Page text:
I guess it must be possible to learn to 'feel' the click. Trying to do so in a competition wasn't really working. But it is something I'll be pursuing.

Outside I have no problem distinguishing my clicker from my neighbours. Indoors it all just gets lost in a noisy mush.

I'm very tempted to take a leaf out of Walter White's book and cook up some mercury fulminate and paint some on my clicker between shots. It's not electronic, so it should be legal, if a little noisy.
 


buzz lite beer

Well-known member
One thing you need to be aware of when using stiff or stiffened clicker is the amount of tension may compress the pressure button so that just after the clicker is activated the arrow will be "jettisoned" away from the bow by the stored tension within the spring.
 


carl7

New member
One thing you need to be aware of when using stiff or stiffened clicker is the amount of tension may compress the pressure button so that just after the clicker is activated the arrow will be "jettisoned" away from the bow by the stored tension within the spring.
That's very true. Lucky I didn't hit the room wall!
 


sreynolds

New member
A random thought: tape a small bit of paper so that it hangs somewhat loosely over the striker plate. Should make a noticeable slap sound when the clicker hits it.
Or, as others have said, probably best just to learn to feel the clicker rather than relying on the sound.
 


Nightimer

New member
My friend had hearing problems so clickers were always a problem,so he modified his clicker to become a "toucher"
All he did was to cut a piece of old ice cream container into a thin strip the same width as the blade and several inches long.
Attach to the blade and warm the plastic until you can bend it around the riser and over your hand and cut any excess.
What you end up with at full draw is the clicker over the arrow as normal and the piece of plastic just above your bow hand.
Release the arrow,you get no click just a touch on the back of your hand,it doesn't take long to get used to the feeling.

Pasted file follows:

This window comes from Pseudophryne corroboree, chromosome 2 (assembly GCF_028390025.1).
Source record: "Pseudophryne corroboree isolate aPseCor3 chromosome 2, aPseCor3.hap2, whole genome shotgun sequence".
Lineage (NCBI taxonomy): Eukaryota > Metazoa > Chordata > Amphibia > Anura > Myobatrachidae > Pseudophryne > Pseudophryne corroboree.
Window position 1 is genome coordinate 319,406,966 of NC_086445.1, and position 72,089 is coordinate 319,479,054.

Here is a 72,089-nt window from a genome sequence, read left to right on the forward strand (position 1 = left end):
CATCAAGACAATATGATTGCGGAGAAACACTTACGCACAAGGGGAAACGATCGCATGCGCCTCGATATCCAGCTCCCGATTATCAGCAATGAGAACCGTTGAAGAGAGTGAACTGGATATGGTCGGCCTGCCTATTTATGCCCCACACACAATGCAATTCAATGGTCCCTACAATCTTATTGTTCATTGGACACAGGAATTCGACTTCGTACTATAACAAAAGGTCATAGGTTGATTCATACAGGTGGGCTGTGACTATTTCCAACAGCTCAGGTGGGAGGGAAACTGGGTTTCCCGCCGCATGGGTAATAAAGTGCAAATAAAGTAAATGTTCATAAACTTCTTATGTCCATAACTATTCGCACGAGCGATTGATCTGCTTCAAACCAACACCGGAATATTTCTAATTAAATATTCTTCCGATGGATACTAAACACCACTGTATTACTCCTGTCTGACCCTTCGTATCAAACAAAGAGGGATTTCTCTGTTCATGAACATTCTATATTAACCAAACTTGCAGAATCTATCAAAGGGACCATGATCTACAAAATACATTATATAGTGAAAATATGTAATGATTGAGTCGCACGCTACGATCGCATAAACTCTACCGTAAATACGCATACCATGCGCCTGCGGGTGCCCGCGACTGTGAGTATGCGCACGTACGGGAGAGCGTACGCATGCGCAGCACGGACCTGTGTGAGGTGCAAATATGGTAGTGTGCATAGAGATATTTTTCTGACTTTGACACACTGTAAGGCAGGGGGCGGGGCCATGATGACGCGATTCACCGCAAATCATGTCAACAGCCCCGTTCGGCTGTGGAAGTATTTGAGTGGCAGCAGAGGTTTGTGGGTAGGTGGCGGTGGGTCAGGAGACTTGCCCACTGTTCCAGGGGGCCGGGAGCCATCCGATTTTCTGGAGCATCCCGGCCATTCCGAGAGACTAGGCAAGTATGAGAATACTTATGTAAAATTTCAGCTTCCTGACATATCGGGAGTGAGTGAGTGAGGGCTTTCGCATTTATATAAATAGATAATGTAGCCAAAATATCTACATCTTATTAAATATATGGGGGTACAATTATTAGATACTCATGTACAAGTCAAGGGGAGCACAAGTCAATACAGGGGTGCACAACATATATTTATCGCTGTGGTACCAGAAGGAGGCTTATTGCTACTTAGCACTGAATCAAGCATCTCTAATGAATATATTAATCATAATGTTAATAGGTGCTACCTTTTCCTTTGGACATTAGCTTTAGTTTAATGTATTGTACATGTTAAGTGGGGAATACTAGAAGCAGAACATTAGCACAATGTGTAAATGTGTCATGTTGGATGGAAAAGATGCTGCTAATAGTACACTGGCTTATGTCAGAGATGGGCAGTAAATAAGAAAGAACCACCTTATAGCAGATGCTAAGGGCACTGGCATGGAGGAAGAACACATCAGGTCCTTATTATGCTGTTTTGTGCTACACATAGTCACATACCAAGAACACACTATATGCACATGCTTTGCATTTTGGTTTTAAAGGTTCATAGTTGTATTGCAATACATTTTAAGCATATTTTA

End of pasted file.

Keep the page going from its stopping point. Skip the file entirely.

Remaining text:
It will take a bit of bending to get things perfect.
It worked for my friend as he was shooting to MB standard before he retired from shooting.
 


jerryRTD

Well-known member
The problem with bending blade clickers is that the closer the blade gets to the plate ( or what ever it strikes against ) the less power it has. Not the best thing if you want the blade to hit hard and make a reasonable noise.
So get rid of the blade clicker and get a magnetic clicker. With a magnetic clicker the maximum amount of force is generated just as the magnet contacts the striker, so it always give off a good amount of noise. As the minimum amout of force is generated when the magnet and striker are far apart there is virtually no button compression due to clicker tension.
Some archers say that as there is a pivot with a magnetic clicker and the end is round instead of sharp so the blade clicker is more consistant and they are probablely right. But the inconsistancy is may be a 25 thou. , if you are drawing consistantly enough to notice that, then why do you need a clicker in the first place????
 


fbirder

Supporter
Supporter
And especially now in the UK since no electronic device is allowed past the shooting line.
I must have missed this. Does that mean that, if my hearing continues to deteriorate, a hearing aid would not be allowed (unless it was a big, horn-shaped, ear-trumpet)?
 


dvd8n

Supporter
Supporter
If you're just listening for the click wouldn't you shoot when the clicker of the archer next to you goes off? I think it's better to try and feel it, possibly see it out of the corner of your eye.
Heard a story recently about someone lighting a ciggy at a competition with a clicky lighter and half a dozen people on the shooting line releasing. Probably apocryphal but still funny :rolleyes: